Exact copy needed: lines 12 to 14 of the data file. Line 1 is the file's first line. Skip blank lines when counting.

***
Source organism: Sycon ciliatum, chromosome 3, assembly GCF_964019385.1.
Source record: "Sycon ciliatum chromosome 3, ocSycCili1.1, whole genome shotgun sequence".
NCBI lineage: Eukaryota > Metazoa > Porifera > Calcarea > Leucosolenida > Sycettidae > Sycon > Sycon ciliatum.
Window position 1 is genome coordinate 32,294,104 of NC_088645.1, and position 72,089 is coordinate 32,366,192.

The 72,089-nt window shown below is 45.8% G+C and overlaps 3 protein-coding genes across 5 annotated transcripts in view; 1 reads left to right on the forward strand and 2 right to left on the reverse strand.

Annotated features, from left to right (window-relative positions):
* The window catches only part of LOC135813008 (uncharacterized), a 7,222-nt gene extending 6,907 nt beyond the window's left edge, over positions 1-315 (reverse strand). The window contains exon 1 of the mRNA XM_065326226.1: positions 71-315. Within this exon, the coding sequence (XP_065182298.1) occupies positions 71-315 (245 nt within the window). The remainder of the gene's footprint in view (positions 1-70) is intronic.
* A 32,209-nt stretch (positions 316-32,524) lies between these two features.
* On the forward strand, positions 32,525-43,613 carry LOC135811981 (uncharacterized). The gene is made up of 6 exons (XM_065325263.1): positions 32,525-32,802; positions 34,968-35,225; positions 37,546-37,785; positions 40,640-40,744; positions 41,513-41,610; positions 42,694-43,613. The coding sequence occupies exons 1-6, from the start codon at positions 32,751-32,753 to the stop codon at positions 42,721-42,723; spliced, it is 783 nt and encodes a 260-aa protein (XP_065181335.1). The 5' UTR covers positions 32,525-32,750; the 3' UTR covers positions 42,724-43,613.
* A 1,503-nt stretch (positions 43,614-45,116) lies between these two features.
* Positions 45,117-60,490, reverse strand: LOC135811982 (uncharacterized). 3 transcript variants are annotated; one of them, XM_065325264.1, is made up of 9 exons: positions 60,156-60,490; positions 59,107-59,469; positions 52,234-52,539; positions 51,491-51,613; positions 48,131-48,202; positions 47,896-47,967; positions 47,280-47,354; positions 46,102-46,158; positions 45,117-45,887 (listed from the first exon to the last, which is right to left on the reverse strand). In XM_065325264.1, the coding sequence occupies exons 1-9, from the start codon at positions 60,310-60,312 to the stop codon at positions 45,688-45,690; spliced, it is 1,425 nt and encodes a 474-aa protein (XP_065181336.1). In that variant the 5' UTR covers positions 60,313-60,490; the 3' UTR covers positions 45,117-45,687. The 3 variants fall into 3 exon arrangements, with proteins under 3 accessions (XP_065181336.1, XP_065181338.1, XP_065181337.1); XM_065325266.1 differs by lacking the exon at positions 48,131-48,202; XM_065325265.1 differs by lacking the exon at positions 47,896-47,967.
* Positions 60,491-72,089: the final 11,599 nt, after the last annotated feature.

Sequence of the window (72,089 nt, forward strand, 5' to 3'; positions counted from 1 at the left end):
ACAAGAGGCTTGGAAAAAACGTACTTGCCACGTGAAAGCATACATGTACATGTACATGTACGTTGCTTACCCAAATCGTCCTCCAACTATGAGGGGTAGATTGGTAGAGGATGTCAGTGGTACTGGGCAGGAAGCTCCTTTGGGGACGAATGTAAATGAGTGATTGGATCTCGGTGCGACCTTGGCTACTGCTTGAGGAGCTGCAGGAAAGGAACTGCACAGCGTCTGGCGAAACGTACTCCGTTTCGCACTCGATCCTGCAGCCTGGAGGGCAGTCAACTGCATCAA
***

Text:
* Positions 60,491-72,089: the final 11,599 nt, after the last annotated feature.

Sequence of the window (72,089 nt, forward strand, 5' to 3'; positions counted from 1 at the left end):
ACAAGAGGCTTGGAAAAAACGTACTTGCCACGTGAAAGCATACATGTACATGTACATGTACGTTGCTTACCCAAATCGTCCTCCAACTATGAGGGGTAGATTGGTAGAGGATGTCAGTGGTACTGGGCAGGAAGCTCCTTTGGGGACGAATGTAAATGAGTGATTGGATCTCGGTGCGACCTTGGCTACTGCTTGAGGAGCTGCAGGAAAGGAACTGCACAGCGTCTGGCGAAACGTACTCCGTTTCGCACTCGATCCTGCAGCCTGGAGGGCAGTCAACTGCATCAA